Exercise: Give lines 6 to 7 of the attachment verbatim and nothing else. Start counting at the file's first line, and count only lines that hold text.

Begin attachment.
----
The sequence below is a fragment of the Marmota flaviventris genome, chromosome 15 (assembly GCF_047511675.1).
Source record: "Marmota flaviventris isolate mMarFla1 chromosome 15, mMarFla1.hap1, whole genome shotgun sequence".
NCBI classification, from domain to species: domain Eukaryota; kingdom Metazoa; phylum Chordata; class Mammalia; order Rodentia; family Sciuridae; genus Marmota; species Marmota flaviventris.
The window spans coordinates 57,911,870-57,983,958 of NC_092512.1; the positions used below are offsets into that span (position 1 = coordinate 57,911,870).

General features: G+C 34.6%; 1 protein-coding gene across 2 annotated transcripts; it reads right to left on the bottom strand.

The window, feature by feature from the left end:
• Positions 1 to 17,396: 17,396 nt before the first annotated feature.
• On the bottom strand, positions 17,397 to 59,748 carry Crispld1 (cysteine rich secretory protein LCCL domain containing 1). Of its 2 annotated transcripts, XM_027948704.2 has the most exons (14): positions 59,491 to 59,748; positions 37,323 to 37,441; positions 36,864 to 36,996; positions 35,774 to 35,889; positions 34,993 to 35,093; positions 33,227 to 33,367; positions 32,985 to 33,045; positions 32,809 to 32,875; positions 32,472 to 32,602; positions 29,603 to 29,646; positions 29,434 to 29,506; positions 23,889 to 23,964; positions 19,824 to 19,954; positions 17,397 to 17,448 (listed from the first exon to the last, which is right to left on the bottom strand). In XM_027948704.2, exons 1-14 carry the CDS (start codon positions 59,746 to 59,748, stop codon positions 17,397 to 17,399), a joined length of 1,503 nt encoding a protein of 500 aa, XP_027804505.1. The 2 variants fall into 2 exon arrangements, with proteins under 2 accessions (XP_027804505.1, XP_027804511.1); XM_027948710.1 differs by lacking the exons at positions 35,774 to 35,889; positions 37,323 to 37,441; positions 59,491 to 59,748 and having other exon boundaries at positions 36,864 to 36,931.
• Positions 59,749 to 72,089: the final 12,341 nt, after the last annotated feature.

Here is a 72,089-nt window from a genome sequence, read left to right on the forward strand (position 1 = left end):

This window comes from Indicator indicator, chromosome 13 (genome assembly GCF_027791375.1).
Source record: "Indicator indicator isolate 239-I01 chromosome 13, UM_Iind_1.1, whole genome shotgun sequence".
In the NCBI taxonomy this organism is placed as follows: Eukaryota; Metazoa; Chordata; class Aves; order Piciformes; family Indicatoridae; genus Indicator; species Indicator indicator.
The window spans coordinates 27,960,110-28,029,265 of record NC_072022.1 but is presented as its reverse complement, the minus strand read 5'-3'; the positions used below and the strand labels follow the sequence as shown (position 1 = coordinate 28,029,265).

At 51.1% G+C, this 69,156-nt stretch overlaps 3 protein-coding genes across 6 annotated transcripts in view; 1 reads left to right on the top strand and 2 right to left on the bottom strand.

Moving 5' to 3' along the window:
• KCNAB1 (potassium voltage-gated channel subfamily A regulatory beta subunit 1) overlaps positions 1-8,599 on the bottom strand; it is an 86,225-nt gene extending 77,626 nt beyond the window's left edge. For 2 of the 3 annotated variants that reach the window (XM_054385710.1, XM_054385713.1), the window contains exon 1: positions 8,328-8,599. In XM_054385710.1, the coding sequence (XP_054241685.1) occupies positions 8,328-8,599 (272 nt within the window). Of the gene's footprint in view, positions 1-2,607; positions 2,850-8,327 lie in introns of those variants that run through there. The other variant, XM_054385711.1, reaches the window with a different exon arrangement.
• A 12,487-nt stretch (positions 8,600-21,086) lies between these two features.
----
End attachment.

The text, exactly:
The window, feature by feature from the left end:
• Positions 1 to 17,396: 17,396 nt before the first annotated feature.